Re: Christopher Buehlman’s new fantasy “hero-and-the-quest” novel, “The Blacktongue Thief”: I do not ordinarily read previous reviews or comments about a novel l am soon to review; I want to make sure that my thoughts and opinions about a given piece of fiction are entirely my own. In the case of Buehlman’s new piece, however, I make an exception because it’s frankly impossible for one reader to sum up all the fascinating elements of this most unusual novel.

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‘Dog Days: A Novel About Love, Loss and What It Is To Be Human’ by Ericka Waller

Dog Days by Ericka Waller

The novel “Dog Days” by Ericka Waller is kind of like what might happen if Fredrik Backman decided to write a novel with Jenny Colgan. It has Backman’s sardonic view of life and the people we might encounter and Colgan’s setting on the coast of England with blustery weather and beautiful views and muddy dogs. In this novel, we meet several important characters: Dan, a counselor who is OCD, and who has not had the courage to come out as gay; Lizzie, who lives in a women’s shelter with her son, Lenny; and George, an irascible old man whose wife has died and who doesn’t know how to cope.

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National Geographic Kids hits a home run with summer reads kids will LOVE

Ask any teacher what they want kids to do over the summer and most will reply: read. Of course we teachers all want kids to be outside, enjoying the summer weather and swimming and playing, but we also want them reading. Learning to enjoy reading, and reading for the sake of enjoyment, is a pastime that will have lifelong benefits. A person who reads is an informed person who is better able to analyze what is fact and what is fiction.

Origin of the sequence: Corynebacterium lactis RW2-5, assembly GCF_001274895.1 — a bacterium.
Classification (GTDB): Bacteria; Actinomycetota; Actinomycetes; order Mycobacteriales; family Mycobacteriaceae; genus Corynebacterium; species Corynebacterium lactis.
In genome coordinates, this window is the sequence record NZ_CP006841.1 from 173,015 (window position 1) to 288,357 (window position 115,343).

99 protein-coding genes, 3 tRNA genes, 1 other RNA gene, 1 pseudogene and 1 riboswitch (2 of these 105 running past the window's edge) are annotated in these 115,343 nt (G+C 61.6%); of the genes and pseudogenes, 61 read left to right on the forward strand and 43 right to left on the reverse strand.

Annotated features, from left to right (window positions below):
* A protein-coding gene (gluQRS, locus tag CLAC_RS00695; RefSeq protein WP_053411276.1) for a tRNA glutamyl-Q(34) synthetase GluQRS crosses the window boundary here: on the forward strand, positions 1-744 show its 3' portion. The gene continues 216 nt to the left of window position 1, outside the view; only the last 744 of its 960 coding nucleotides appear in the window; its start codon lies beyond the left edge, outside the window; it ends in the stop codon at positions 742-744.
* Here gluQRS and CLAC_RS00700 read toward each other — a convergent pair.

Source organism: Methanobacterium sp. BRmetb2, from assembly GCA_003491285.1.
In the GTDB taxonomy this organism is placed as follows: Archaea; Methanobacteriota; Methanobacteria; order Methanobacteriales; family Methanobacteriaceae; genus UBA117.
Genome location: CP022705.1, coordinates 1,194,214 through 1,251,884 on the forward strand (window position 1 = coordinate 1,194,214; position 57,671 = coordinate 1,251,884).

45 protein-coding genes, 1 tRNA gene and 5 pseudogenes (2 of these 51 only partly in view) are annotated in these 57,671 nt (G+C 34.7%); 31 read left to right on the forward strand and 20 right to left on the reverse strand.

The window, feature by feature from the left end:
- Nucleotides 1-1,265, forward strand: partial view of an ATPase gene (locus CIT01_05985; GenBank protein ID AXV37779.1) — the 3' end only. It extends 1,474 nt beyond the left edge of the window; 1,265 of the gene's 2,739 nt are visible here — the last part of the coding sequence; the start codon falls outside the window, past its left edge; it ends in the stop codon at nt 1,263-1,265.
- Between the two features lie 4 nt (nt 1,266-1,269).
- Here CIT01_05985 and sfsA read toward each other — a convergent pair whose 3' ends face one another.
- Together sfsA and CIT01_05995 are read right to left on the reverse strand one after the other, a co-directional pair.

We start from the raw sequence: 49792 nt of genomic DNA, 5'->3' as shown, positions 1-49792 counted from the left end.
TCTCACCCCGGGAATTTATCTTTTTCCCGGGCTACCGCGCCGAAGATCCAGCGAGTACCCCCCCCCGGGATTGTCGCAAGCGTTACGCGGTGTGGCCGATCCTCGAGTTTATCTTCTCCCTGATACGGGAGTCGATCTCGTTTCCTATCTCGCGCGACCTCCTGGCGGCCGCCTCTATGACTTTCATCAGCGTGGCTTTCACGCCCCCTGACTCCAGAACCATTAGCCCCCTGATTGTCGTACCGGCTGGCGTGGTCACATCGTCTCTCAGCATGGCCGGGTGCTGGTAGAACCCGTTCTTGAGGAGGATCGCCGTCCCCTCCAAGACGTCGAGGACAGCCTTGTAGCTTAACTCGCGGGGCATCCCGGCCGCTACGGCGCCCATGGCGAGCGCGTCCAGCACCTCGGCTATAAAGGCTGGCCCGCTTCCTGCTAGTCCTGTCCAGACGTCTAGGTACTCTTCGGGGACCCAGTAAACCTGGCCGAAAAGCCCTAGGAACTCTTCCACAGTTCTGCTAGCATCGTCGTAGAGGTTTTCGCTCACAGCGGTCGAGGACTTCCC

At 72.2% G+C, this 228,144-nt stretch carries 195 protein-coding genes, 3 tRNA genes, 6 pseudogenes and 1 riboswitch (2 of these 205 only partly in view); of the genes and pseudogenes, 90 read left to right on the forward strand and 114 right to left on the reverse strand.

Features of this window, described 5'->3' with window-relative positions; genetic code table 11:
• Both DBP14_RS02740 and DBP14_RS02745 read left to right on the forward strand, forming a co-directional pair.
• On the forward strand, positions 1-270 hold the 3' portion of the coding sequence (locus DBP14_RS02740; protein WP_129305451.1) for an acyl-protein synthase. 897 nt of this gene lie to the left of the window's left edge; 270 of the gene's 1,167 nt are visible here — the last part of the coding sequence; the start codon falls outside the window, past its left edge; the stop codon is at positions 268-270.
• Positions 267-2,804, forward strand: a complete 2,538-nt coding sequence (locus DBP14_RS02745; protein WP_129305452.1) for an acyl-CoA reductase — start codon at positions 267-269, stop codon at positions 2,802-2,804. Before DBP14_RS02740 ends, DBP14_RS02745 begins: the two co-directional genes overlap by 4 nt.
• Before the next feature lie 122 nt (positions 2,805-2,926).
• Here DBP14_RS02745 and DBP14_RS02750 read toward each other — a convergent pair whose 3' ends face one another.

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‘A Dog’s Courage’ by W. Bruce Cameron; a tribute to the soul of a dog

A Dog’s Courage by
W. Bruce Cameron

In “A Dog’s Courage,” W. Bruce Cameron brings back the courageous and intrepid Bella, the dog we first met in “A Dog’s Way Home.” In this sequel, which also works as a stand alone story, Bella and her human family, Lucas and Olivia, are separated when there is a huge, all-encompassing forest fire that rages out of control in Colorado, where they are camping.

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‘The Paris Apartment’ by Kelly Bowen is a gripping historical fiction that has it all: suspense, sacrifice, loss, and ultimately, love

The Paris Apartment
by Kelly Bowen

Ready for a thrilling trip into the heart of Europe during WWII to see, vicariously, how two daring women best the Nazis in the name of freedom and justice? “The Paris Apartment” by Kelly Bowen will grip you from the first page, the first sentence, even. “The woman was nude.” Pretty gripping, right? It’s actually a painting that is in the titular Paris apartment that Lia Leclaire inherits from her grandmother. What we learn immediately is that Lia is confused. As far as she knew, Estelle Allard, her grandmother, had never lived in Paris, but rather spent her whole life in Marseille. But here is a Paris apartment, untouched for almost 75 years, filled with exquisite furniture, couture clothing, and paintings by the masters. Who was her grandmother and why was this secret?

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‘Rez Dogs’ by Joseph Bruchac is a touching, timely, terrific middle grade novel about life during COVID on the reservation

Rez Dogs by Joseph Bruchac

“Rez Dogs” by acclaimed author Joseph Bruchac is not only a timely story about life on the reservation during COVID, it’s also the story of a girl and her dog, as well as a brief overview of the history of the government’s treatment of Native people even recently. All this in Bruchac’s evocative verse, succinct yet poetic and lovely.

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‘Six Weeks to Live’ by Catherine McKenzie dissects a woman’s life as she is dying

Six Weeks to Live by
Catherine McKenzie

It seems macabre—to meet a woman in the final six weeks of her life to uncover a mystery. Who tried to kill her? But in “Six Weeks to Live” by Catherine McKenzie, it’s somehow not macabre at all but rather fascinating. She peels away the layers of Jennifer’s life as if it were an onion, layer by layer. Some layers are revealed by Jennifer herself, in first person narrative. Others are revealed by her three daughters, the triplets Aline, Emily, and Miranda.